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Comment Re:Very suspicious (Score 2) 353

VPN protocols are mainstream and widely used by business people, but not VPN providers (using the term in the article headline) - that is, an ISP that instead of being accessed by its customers over phone lines, DSL links, or cables, is instead accessed by customers via a VPN protocol over the Internet.

Business people use VPNs to access their office networks. You don't need a VPN provider to do that. Business people generally wouldn't have much of a use for VPN providers - the only use I can think of off the top of my head is for testing connectivity, which is something your business's technical team might do, and which is an application where such a service constitutes massive over-engineering.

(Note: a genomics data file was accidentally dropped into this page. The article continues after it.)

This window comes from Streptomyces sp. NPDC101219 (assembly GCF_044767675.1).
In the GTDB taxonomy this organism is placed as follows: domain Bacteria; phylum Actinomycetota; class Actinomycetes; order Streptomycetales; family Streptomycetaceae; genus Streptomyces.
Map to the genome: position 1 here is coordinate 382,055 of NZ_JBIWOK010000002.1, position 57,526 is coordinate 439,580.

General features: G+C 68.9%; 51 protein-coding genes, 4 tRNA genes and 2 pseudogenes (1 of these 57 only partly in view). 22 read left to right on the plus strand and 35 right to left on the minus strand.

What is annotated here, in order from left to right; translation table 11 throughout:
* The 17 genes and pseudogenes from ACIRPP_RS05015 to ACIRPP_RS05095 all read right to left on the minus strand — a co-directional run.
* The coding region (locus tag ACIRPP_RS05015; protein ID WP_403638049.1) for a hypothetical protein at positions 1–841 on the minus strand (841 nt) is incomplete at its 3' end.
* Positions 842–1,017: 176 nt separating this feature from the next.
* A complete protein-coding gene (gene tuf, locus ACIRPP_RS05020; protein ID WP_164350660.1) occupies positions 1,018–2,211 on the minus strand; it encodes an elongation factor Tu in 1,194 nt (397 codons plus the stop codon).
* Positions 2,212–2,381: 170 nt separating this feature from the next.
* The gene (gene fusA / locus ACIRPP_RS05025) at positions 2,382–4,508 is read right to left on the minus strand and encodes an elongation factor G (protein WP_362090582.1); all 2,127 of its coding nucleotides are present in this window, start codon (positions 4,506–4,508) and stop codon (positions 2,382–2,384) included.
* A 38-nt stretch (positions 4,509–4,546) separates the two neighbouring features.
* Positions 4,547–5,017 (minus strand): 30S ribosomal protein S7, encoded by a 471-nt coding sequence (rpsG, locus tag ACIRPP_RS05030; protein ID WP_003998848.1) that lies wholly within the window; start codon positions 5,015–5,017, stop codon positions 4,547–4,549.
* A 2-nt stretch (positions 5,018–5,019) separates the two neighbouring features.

Otherwise... VPN providers are generally useful when you have to disguise your IP address for some reason. I guess they're also possibly useful (I've never used one so I don't know how well this would work) if you need an additional IP address, for running a server or something similar. The latter is obviously legitimate. The former may or may not be, but the immediate reasons for hiding your real IP address that come to mind are not legal.

Comment Re:If you need it you are doing it wrong. (Score 2) 211

If the tool you're using isn't an exact fit for the application you need it to do - though only because of speed, but it does it anyway, you should use another tool even though...

1. You're not familiar with it
2. It's not your area of expertise
3. The lack of suitability means you're wasting whole minutes a day. However, you'll need to hire a programmer or else take a course likely lasting months to get the skills needed to use the alternative tool.
4. Your tool, the one that was designed to be easy for someone in your profession to make use of, does, ultimately, do the job you need it to do.